READ FULL STORY

Michael Fassbender won't campaign for '12 Years' Oscar nom: 'I won't put myself through that kind of situation again'

When the camera is on, Michael Fassbender is one of the most convincing and compelling actors working. In 12 Years a Slave, he’s terrifying as the morally depraved Edwin Epps, a plantation owner who abuses his slaves in every possible way. But when his work is done, his work is done. At least that’s what the 36-year-old Irishman has decided when it comes to the Oscar campaigns that will inevitably follow 12 Years‘ release on Oct. 18. “I won’t put myself through that kind of situation again,” Fassbender tells GQ. “It’s just a grind. And I’m not a politician. I’m an actor.” READ FULL STORY

'12 Years a Slave' has special homecoming at New York Film Festival

12 Years a Slave premiered at Telluride and was crowned the presumptive Oscar frontrunner in Toronto, but its screening at the New York Film Festival last night was a special sort of homecoming. The movie, based on an 1853 memoir, tells the story of a free black New Yorker from Saratoga named Solomon Northup (Chiwetel Ejiofor) who is kidnapped and trafficked into Southern slavery, and some of Northup’s descendants came to Manhattan from upstate to view the film with the Lincoln Center audience.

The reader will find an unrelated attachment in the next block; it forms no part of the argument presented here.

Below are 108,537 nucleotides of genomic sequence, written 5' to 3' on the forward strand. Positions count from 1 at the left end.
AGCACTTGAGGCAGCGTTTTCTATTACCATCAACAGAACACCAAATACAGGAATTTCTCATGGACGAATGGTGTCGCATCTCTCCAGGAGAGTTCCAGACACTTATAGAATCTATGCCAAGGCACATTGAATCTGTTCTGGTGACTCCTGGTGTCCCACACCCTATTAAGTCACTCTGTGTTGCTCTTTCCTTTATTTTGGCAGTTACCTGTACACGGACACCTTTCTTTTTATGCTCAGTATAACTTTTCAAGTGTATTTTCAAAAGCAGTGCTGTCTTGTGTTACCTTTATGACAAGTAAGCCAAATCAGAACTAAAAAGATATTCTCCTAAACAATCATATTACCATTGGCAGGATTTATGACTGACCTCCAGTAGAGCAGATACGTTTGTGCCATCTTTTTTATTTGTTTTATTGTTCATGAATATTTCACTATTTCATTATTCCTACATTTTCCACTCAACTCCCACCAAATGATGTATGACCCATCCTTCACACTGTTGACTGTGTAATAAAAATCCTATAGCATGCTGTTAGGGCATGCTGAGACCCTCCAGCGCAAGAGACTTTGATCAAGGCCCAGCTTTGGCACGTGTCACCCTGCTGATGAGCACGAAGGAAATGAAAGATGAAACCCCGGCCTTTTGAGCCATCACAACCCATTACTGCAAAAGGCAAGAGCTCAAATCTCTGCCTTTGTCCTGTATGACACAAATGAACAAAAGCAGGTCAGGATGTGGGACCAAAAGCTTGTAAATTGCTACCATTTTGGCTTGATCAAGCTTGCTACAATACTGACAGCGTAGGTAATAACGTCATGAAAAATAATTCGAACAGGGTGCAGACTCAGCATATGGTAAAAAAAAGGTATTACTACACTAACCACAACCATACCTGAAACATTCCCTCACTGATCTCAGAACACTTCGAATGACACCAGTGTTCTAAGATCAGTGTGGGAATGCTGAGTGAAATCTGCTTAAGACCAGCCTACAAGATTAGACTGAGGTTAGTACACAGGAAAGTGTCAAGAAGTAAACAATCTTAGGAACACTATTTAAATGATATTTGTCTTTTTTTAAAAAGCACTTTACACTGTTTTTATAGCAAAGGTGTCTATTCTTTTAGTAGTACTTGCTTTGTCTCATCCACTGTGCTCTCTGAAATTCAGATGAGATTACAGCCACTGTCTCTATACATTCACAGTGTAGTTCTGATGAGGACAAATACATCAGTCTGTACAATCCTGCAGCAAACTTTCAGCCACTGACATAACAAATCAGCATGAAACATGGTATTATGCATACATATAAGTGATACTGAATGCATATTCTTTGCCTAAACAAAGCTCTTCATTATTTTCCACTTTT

Since Toronto, director Steve McQueen’s movie has been celebrated as “slavery’s Schindler’s List,” the most unflinching and intimate study of our country’s most shameful sin. While Roots was a huge cultural television event in the 1970s and Quentin Tarantino had his own stylistic take on slavery in Django Unchained, few Hollywood films had put slavery under the microscope. “It’s obviously a very difficult historical moment that happened in America — hugely shameful, hugely painful,” McQueen said after the screening. “Previously [in Hollywood], obviously it was very very difficult and it was stuck somehow. But with the situation of Trayvon Martin, with having the first black president, the 150th anniversary of the abolition of slavery, 50th anniversary of the March on Washington, it’s created this kind of perfect storm where there’s a thirst to sort of reconnect with that past, to see where one’s going, and to see where one’s at.” READ FULL STORY

Casting Net: Adam Sandler gets serious; Plus Kristin Chenoweth, Michael Fassbender

• Funnyman Adam Sandler may be reprising his serious side, seen seldomly in movies like 2002′s Punch Drunk Love. He’s in talks to join The Cobbler, an indie drama directed by Tom McCarthy (The Station Agent, The Visitor). Details are under wraps, but THR reports the film tells the tale of a shoemaker who is able to, well, step into other people’s shoes, so to speak. [THR]
READ FULL STORY

Latest Videos in Movies

Advertisement

TV Recaps

Powered by WordPress.com VIP